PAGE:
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Report: NYPD disbands controversial unit behind Muslim surveillance program

The New York Times reported on Tuesday that the police unit behind NYPD's Muslim surveillance program was disbanded.

muslim surveillance The New York Times reported on Tuesday that the NYPD's Demographics Unit behind the controversial Muslim surveillance program was disbanded in favor of more open lines of communications with community members.
Credit: Hamza Giron

The controversial police unit that targeted New York City's Muslim communities for counterterrorism intelligence has been shut down.

The New York Times reported on Tuesday that the NYPD's Demographics Unit, which covertly sent out officers in plainclothes to keep track of activity in and around mosques and Muslim-owned businesses, was disbanded in favor of improved lines of communications with community members.

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"In the future, we will gather that information, if necessary, through direct contact between the police precincts and the representatives of the communities they serve," NYPD spokesman Stephen Davis told the Times.

In operation since at least 2003 and in response to the Sept. 11 attacks, the group of eight officers — also referred to as the Zone Assessment Unit — came under criticism in 2012 when the Associated Press uncovered documents showing that the surveillance program never resulted in actionable intelligence.

Meanwhile, the program did draw the ire of New York Muslims who felt unfairly and unconstitutionally targeted by the NYPD on the basis of their religion. Some members also reported attempts by officers to recruit them as potential informants for police.

Two federal suits were filed against the unit's activities in October. One of the suits, filed in New Jersey, was tossed out in late February. The second suit in New York City is ongoing.

Mayor Bill de Blasio praised the unit's dissolution in a statement late Tuesday.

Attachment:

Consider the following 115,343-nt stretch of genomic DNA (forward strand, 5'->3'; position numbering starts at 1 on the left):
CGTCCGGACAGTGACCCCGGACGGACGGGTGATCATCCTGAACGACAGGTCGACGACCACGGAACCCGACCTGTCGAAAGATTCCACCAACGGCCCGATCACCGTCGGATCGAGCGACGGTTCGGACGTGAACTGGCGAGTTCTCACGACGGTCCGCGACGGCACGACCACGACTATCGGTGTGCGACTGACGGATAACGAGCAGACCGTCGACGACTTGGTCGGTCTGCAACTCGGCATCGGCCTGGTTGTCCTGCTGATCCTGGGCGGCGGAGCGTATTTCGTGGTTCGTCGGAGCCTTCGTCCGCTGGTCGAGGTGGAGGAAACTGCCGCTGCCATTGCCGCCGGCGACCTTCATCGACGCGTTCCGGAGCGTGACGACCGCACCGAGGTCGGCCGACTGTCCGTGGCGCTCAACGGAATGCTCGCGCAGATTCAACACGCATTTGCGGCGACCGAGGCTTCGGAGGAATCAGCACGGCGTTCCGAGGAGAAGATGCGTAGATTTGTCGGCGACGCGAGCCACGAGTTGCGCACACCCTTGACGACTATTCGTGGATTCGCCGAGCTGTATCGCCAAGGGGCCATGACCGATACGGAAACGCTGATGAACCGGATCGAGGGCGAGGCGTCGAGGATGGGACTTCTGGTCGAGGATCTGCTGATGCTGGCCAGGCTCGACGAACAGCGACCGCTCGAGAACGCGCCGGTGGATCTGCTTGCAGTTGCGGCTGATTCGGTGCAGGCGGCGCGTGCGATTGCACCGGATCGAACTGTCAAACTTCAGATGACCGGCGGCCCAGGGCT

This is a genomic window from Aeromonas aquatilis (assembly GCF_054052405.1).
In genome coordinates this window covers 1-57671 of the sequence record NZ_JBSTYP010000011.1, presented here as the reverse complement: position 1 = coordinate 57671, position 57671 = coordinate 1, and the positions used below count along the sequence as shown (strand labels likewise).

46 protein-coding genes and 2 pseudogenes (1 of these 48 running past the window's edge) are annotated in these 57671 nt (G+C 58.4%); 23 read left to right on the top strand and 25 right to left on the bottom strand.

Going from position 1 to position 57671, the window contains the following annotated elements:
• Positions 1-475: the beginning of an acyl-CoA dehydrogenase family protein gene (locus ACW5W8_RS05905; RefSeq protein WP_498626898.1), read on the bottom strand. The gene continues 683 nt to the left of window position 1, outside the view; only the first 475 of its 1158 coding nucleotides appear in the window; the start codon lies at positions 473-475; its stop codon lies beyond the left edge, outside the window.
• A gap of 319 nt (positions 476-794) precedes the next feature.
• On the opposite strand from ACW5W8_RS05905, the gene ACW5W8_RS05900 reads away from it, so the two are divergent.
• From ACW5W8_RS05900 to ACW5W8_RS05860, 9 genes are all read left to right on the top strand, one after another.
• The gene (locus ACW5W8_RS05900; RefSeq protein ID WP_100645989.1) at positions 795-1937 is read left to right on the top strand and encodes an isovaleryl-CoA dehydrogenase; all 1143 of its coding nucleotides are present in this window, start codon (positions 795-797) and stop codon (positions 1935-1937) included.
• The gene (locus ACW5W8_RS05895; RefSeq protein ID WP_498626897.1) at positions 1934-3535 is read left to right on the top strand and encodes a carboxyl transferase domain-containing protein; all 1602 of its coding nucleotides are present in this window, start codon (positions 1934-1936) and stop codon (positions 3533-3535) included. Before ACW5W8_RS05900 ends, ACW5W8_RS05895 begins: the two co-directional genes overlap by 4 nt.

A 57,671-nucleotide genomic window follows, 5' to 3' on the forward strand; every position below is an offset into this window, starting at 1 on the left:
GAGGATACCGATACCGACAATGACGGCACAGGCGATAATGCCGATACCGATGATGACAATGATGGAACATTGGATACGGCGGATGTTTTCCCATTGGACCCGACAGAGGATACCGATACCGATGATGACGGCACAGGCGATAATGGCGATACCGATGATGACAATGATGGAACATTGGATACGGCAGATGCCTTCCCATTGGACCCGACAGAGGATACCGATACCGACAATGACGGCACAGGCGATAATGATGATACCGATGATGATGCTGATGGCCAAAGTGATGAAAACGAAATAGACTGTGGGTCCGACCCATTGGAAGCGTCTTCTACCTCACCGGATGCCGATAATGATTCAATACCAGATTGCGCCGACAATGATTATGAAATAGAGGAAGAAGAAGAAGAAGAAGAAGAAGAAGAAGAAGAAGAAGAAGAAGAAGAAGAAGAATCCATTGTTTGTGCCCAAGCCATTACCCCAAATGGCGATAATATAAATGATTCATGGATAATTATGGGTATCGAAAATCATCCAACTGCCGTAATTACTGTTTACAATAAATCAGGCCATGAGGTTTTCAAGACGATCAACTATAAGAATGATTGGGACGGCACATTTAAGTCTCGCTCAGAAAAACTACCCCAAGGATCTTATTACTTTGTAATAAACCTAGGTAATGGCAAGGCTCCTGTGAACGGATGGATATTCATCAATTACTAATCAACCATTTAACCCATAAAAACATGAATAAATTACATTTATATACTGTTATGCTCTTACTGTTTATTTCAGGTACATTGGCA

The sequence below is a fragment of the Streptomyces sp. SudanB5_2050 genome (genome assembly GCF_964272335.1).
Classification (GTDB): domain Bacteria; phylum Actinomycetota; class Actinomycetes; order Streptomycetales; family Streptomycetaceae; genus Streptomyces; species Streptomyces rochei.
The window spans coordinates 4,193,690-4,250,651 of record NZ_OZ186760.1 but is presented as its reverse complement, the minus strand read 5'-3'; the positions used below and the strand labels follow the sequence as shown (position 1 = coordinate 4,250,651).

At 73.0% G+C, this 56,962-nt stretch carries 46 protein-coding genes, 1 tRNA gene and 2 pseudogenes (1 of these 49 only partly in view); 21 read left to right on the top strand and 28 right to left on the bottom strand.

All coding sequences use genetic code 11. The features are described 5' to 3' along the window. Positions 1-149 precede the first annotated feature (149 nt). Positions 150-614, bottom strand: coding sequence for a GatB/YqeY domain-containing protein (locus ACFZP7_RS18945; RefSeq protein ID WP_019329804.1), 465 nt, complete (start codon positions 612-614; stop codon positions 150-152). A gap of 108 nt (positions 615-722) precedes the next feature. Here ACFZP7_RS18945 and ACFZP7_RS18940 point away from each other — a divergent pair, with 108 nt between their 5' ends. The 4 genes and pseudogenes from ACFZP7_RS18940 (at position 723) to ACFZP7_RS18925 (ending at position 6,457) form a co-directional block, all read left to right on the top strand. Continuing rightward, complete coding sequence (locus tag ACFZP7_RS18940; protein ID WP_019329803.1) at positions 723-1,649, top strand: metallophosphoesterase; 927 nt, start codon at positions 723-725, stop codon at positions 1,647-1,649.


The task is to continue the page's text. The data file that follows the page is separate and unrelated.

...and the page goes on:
"This reform is a critical step forward in easing tensions between the police and the communities they serve, so that our cops and our citizens can help one another go after the real bad guys," he said.

Bill Bratton, De Blasio's police commissioner, also received praise from City Council Speaker Melissa Mark-Viverito, who said Bratton took a stand for civil liberties with his decision.

"This reform is a critical step forward in easing tensions between the police and the communities they serve, so that our cops and our citizens can help one another go after the real bad guys," she said in a statement.

Instated by under former Police Commissioner Ray Kelly, former Mayor Michael Bloomberg defended the program throughout his time in office. His administration attempted to assuage the Muslim community's concerns with more outward displays of collaboration, creating the department's Muslim Advisory Council.

A number of that council's members, however, left in protest in August of after it was revealed that police designated mosques and Islamic organizations as terrorist organizations to justify continued surveillance.

The Times reported that Bratton met with various members and leaders of the Muslim community last week at One Police Plaza to discuss the police department's decision and to reinforce the administration's commitment to the policy shift.

 
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